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How to keep your data safe online

When you buy something online do you still prefer using your credit card than your debit card? That’s probably because of safeguards in place like the Section 75 of the Consumer Credit Act 1974 that allows customers to claim money back from their credit card issuer if the company you bought from take your money but cease trading before issuing your goods. If your credit card information is stolen, you can claim back any money spent on it after you report the card stolen however card issuers aren’t so lenient if you lose your debit card.

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Lost debit card

If you lose your debit card, you’re liable for the first £50 of any disputed transaction if the card issuers deem that you were negligent. If you failed to take reasonable measures to safeguard your card or it’s PIN, they can penalise you by making you responsible for the full amount spent by the thieves.

Fraudulent online transactions

Fraudulent transactions amount to £1.2 million a day in the UK alone. Not all of that’s lost online but a fair enough chunk of change is stolen every day. You’ll lose your rights to reclaim that money if you didn’t use the card provider's 3D Secure system when you bought online, so don’t voluntarily compromise your security when you shop online. That’s a very simple way for you to keep your data safe online.

Card not present fraud

Card not present fraud is the term used by the banks to describe the type of card theft you could fall victim to online. According to the Lending Code, the consumer isn’t liable for the debt if the card’s details were stolen without the cardholder's knowledge. That’s good news for anyone who shops online but doesn’t rely on the law to safeguard your important financial information.

How to secure your information online

We’ve demonstrated that you have to be vigilant when you shop online in order to satisfy the card issuer’s requirements so the onus is on you to begin with. Being mindful of phishing scams when you open an Email or read a text message that sounds too good to be true is another thing you can do. If you have a text or Email from a company suggesting a refund or a prize will come your way by clicking a link, head to the official site through your browser and check for yourself. If you find that the message was a phishing scam, send it to the company concerned who will use that information to help protect other customers from the scammers.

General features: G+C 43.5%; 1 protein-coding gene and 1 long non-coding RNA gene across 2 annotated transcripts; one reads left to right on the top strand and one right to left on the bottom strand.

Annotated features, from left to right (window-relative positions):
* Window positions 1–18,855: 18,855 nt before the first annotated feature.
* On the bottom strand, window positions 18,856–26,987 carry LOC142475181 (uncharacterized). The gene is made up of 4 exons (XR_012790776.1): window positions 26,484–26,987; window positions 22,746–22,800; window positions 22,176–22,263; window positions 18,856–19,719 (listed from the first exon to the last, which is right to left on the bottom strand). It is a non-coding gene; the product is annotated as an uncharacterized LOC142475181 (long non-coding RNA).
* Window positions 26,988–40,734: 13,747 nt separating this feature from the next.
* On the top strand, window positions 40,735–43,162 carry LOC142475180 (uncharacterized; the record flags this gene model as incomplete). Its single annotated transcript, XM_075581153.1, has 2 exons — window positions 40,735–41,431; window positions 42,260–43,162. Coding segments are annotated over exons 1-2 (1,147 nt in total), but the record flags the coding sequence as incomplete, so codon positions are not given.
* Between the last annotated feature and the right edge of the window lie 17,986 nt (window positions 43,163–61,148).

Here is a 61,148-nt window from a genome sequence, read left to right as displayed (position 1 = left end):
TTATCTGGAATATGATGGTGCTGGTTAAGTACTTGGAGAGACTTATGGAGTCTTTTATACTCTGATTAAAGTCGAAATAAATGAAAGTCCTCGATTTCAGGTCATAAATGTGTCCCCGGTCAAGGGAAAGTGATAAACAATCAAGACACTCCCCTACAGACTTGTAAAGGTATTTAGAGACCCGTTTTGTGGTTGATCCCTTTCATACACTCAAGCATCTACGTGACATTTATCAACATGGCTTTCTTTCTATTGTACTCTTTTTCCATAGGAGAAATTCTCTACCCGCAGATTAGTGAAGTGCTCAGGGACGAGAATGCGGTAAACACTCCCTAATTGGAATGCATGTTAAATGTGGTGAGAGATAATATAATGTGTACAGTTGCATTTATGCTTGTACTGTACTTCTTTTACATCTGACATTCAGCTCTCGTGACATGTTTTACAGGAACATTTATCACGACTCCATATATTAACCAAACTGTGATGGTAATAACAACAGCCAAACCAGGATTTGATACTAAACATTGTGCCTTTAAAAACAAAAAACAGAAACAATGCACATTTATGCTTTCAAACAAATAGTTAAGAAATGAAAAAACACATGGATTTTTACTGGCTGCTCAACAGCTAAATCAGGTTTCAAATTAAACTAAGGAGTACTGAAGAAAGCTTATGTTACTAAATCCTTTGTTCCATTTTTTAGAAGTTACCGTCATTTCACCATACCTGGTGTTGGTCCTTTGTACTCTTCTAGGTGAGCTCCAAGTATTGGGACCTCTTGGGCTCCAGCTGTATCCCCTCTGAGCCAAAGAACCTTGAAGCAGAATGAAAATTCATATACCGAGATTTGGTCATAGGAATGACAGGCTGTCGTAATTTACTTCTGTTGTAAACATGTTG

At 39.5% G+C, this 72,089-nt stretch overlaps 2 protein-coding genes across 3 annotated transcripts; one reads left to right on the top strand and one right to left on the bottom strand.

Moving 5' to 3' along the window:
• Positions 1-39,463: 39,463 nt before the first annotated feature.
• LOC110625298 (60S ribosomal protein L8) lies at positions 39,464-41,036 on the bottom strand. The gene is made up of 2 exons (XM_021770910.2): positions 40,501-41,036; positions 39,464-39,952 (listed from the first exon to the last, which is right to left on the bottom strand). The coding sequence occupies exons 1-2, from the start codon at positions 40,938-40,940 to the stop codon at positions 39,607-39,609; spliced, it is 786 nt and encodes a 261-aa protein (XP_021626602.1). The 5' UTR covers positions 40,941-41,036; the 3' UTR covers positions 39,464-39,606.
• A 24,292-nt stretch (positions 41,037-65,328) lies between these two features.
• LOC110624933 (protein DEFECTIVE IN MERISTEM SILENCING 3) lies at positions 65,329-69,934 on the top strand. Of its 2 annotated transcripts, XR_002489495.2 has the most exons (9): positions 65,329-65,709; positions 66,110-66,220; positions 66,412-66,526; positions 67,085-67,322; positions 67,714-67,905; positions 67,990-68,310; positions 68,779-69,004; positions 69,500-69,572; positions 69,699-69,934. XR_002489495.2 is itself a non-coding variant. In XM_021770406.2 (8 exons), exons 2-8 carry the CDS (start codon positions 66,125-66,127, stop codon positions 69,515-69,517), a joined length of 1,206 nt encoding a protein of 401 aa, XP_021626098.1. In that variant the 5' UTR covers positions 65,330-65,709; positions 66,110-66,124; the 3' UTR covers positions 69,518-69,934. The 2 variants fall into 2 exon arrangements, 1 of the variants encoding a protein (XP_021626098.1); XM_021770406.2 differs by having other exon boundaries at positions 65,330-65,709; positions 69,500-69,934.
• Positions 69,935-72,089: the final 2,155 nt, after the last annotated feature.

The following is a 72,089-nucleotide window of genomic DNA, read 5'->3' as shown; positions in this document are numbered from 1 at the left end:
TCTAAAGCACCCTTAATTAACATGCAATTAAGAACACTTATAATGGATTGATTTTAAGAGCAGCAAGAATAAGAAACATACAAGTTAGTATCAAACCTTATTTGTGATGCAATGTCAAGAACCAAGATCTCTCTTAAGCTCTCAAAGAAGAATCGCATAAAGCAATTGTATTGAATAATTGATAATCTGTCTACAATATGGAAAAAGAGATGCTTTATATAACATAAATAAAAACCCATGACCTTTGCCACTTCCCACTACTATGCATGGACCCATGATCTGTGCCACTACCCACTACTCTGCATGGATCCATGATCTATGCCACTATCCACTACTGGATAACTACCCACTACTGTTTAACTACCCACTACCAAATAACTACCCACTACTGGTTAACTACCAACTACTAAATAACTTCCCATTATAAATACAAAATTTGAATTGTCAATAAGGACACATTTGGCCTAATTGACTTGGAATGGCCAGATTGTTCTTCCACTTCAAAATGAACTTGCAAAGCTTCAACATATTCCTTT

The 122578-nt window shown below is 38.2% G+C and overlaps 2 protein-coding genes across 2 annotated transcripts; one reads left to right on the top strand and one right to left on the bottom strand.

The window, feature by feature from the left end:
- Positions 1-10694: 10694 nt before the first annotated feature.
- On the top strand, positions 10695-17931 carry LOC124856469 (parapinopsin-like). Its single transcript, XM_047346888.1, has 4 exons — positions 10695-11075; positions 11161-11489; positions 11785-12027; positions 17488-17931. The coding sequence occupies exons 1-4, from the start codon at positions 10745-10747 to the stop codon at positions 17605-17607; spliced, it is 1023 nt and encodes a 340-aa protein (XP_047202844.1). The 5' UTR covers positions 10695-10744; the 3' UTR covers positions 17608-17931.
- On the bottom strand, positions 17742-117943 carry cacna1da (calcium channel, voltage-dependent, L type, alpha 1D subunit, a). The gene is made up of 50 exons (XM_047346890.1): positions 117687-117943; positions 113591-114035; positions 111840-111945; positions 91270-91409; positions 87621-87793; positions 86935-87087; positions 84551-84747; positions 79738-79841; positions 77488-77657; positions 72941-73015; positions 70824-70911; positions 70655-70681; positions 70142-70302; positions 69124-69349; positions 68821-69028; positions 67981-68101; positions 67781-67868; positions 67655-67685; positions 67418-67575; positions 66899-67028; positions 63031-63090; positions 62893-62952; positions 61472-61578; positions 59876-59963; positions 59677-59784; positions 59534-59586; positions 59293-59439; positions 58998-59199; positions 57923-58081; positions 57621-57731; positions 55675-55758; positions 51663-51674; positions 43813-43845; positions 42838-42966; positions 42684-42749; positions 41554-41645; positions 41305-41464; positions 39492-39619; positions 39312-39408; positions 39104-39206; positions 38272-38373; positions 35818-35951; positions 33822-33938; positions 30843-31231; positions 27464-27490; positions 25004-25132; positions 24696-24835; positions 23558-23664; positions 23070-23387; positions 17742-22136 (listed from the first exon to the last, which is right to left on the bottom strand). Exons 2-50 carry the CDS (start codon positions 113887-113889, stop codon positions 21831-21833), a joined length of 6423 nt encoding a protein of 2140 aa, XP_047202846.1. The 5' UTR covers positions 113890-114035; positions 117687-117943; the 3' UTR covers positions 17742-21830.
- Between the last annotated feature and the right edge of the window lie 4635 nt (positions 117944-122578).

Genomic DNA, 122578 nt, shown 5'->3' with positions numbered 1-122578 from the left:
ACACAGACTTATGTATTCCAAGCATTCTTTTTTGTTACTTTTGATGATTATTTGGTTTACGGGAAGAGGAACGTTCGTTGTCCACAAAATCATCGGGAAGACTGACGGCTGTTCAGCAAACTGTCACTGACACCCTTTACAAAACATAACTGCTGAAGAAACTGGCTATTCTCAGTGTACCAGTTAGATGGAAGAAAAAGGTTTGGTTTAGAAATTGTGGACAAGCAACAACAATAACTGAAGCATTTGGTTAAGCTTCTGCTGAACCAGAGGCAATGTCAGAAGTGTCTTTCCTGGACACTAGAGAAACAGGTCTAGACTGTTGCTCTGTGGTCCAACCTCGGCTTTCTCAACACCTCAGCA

In conclusion

You should also take the following steps to protect any data you have stored on a smartphone or PC. Encrypting your data isn’t just for those with massive computer knowhow. If you have a Mac, you can use FileVaultto secure your data. Microsoft users have the BitLockerprogram available to them. Each scramble a user’s data to add a layer of protection that most users don’t bother with. Anti-malware is a form of data protection that’s vital for all users. It can come with an annual charge but it’s well worth the money because your computer will be protected from malicious software.

Make sure your computer is up to date as operating system updates contain critical security patches. If you set your system to update automatically, you can leave it to run. By far the simplest way of safeguarding information you don’t want to be lost but data that’s not sensitive is to back it up. This form of data protection is often overlooked but it’s the most basic and best way of making sure you always have the important files you need if your computer is attacked by a virus.

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